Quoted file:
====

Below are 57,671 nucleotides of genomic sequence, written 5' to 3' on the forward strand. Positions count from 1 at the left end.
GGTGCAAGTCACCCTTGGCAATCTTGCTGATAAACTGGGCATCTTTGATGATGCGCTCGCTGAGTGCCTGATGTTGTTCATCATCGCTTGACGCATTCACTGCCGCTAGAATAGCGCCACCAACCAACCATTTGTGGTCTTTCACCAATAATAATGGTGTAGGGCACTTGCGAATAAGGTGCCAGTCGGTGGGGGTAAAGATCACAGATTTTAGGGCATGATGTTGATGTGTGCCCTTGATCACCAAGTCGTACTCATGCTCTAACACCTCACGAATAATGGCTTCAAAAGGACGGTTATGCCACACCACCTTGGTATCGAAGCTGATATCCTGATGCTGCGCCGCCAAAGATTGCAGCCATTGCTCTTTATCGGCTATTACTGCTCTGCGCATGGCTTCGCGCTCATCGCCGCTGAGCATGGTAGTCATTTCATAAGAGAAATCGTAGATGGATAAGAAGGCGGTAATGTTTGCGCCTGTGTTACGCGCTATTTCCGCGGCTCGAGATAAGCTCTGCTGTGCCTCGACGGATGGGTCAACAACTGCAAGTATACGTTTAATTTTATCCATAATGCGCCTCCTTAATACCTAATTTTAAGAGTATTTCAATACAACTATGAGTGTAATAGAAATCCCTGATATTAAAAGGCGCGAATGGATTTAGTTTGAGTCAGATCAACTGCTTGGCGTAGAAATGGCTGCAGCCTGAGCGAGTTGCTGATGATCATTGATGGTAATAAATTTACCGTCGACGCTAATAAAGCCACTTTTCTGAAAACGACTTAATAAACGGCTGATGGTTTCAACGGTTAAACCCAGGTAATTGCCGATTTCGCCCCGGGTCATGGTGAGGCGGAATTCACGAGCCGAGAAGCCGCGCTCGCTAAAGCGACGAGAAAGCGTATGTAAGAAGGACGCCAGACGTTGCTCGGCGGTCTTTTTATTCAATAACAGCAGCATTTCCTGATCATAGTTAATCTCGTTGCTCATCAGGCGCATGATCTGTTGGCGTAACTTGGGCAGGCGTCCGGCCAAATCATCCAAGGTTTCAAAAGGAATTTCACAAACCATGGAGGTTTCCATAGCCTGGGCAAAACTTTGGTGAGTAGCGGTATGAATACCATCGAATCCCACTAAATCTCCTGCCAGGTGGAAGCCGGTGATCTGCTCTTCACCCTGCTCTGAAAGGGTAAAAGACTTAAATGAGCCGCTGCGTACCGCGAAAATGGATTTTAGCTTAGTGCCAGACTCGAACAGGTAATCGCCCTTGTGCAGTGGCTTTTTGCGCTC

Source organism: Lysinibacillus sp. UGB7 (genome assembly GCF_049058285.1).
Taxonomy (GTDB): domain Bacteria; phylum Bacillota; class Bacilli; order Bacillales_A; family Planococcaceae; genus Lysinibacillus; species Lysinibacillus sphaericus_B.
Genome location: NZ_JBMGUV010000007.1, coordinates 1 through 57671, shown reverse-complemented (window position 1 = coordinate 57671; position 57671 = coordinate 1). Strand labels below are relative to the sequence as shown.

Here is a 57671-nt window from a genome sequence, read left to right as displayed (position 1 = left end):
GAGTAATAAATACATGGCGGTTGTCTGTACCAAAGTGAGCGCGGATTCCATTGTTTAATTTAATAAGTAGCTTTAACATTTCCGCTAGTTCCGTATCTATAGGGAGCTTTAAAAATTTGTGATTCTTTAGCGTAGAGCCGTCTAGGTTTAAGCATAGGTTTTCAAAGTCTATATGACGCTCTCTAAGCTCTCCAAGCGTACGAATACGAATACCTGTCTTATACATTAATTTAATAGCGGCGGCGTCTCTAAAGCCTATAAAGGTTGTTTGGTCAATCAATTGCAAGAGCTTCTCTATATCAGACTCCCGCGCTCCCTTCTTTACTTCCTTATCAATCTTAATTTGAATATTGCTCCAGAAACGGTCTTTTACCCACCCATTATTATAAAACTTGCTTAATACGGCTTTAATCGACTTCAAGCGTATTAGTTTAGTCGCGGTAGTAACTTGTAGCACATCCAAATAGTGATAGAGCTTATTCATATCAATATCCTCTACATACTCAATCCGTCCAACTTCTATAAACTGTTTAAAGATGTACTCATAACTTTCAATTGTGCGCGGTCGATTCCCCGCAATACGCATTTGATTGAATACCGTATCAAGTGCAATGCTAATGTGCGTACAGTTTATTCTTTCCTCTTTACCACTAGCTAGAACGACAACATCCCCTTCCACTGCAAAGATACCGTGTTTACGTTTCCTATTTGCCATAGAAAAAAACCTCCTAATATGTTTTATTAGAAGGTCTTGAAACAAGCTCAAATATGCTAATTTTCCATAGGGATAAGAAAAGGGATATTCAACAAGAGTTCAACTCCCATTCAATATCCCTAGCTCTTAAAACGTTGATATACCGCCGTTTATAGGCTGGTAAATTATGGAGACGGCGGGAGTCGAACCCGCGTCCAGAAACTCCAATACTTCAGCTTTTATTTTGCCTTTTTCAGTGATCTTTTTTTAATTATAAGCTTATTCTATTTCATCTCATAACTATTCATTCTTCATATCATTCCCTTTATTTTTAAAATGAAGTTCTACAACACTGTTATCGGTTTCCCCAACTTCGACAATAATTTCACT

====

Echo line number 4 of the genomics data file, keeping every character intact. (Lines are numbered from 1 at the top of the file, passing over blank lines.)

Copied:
Taxonomy (GTDB): domain Bacteria; phylum Bacillota; class Bacilli; order Bacillales_A; family Planococcaceae; genus Lysinibacillus; species Lysinibacillus sphaericus_B.